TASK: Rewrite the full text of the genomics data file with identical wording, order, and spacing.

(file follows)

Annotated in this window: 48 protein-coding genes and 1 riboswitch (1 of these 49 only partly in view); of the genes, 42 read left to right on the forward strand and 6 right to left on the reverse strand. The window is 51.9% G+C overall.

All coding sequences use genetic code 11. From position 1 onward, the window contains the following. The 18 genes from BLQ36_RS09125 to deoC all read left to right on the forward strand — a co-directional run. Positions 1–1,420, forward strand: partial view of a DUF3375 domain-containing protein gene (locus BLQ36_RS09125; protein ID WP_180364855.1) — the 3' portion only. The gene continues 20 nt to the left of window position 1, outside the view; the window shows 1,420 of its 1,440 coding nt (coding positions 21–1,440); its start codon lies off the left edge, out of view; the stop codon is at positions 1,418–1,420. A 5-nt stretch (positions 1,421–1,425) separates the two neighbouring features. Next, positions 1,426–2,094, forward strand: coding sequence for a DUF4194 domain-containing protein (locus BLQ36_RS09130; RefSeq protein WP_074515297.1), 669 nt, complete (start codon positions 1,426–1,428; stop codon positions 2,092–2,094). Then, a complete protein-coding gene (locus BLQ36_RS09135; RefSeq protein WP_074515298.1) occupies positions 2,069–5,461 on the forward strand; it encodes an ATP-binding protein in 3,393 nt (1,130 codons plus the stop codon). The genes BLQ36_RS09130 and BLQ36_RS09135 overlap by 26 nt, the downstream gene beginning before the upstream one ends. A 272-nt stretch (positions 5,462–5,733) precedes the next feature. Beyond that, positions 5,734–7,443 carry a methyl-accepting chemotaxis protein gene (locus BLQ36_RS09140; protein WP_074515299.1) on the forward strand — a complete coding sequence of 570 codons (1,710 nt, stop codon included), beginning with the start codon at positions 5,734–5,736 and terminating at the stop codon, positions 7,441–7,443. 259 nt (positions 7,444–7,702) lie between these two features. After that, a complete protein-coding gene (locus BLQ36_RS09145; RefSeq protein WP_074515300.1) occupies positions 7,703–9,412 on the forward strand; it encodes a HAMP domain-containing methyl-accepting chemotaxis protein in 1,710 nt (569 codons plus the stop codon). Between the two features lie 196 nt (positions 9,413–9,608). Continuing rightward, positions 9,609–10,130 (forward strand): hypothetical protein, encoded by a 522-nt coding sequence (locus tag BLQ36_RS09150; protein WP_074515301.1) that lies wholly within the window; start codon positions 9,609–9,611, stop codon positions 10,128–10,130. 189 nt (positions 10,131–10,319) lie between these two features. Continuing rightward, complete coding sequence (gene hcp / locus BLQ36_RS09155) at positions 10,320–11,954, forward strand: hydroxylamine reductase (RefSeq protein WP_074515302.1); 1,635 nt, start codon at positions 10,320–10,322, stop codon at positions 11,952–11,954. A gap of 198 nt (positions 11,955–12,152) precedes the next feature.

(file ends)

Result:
Annotated in this window: 48 protein-coding genes and 1 riboswitch (1 of these 49 only partly in view); of the genes, 42 read left to right on the forward strand and 6 right to left on the reverse strand. The window is 51.9% G+C overall.

All coding sequences use genetic code 11. From position 1 onward, the window contains the following. The 18 genes from BLQ36_RS09125 to deoC all read left to right on the forward strand — a co-directional run. Positions 1–1,420, forward strand: partial view of a DUF3375 domain-containing protein gene (locus BLQ36_RS09125; protein ID WP_180364855.1) — the 3' portion only. The gene continues 20 nt to the left of window position 1, outside the view; the window shows 1,420 of its 1,440 coding nt (coding positions 21–1,440); its start codon lies off the left edge, out of view; the stop codon is at positions 1,418–1,420. A 5-nt stretch (positions 1,421–1,425) separates the two neighbouring features. Next, positions 1,426–2,094, forward strand: coding sequence for a DUF4194 domain-containing protein (locus BLQ36_RS09130; RefSeq protein WP_074515297.1), 669 nt, complete (start codon positions 1,426–1,428; stop codon positions 2,092–2,094). Then, a complete protein-coding gene (locus BLQ36_RS09135; RefSeq protein WP_074515298.1) occupies positions 2,069–5,461 on the forward strand; it encodes an ATP-binding protein in 3,393 nt (1,130 codons plus the stop codon). The genes BLQ36_RS09130 and BLQ36_RS09135 overlap by 26 nt, the downstream gene beginning before the upstream one ends. A 272-nt stretch (positions 5,462–5,733) precedes the next feature. Beyond that, positions 5,734–7,443 carry a methyl-accepting chemotaxis protein gene (locus BLQ36_RS09140; protein WP_074515299.1) on the forward strand — a complete coding sequence of 570 codons (1,710 nt, stop codon included), beginning with the start codon at positions 5,734–5,736 and terminating at the stop codon, positions 7,441–7,443. 259 nt (positions 7,444–7,702) lie between these two features. After that, a complete protein-coding gene (locus BLQ36_RS09145; RefSeq protein WP_074515300.1) occupies positions 7,703–9,412 on the forward strand; it encodes a HAMP domain-containing methyl-accepting chemotaxis protein in 1,710 nt (569 codons plus the stop codon). Between the two features lie 196 nt (positions 9,413–9,608). Continuing rightward, positions 9,609–10,130 (forward strand): hypothetical protein, encoded by a 522-nt coding sequence (locus tag BLQ36_RS09150; protein WP_074515301.1) that lies wholly within the window; start codon positions 9,609–9,611, stop codon positions 10,128–10,130. 189 nt (positions 10,131–10,319) lie between these two features. Continuing rightward, complete coding sequence (gene hcp / locus BLQ36_RS09155) at positions 10,320–11,954, forward strand: hydroxylamine reductase (RefSeq protein WP_074515302.1); 1,635 nt, start codon at positions 10,320–10,322, stop codon at positions 11,952–11,954. A gap of 198 nt (positions 11,955–12,152) precedes the next feature.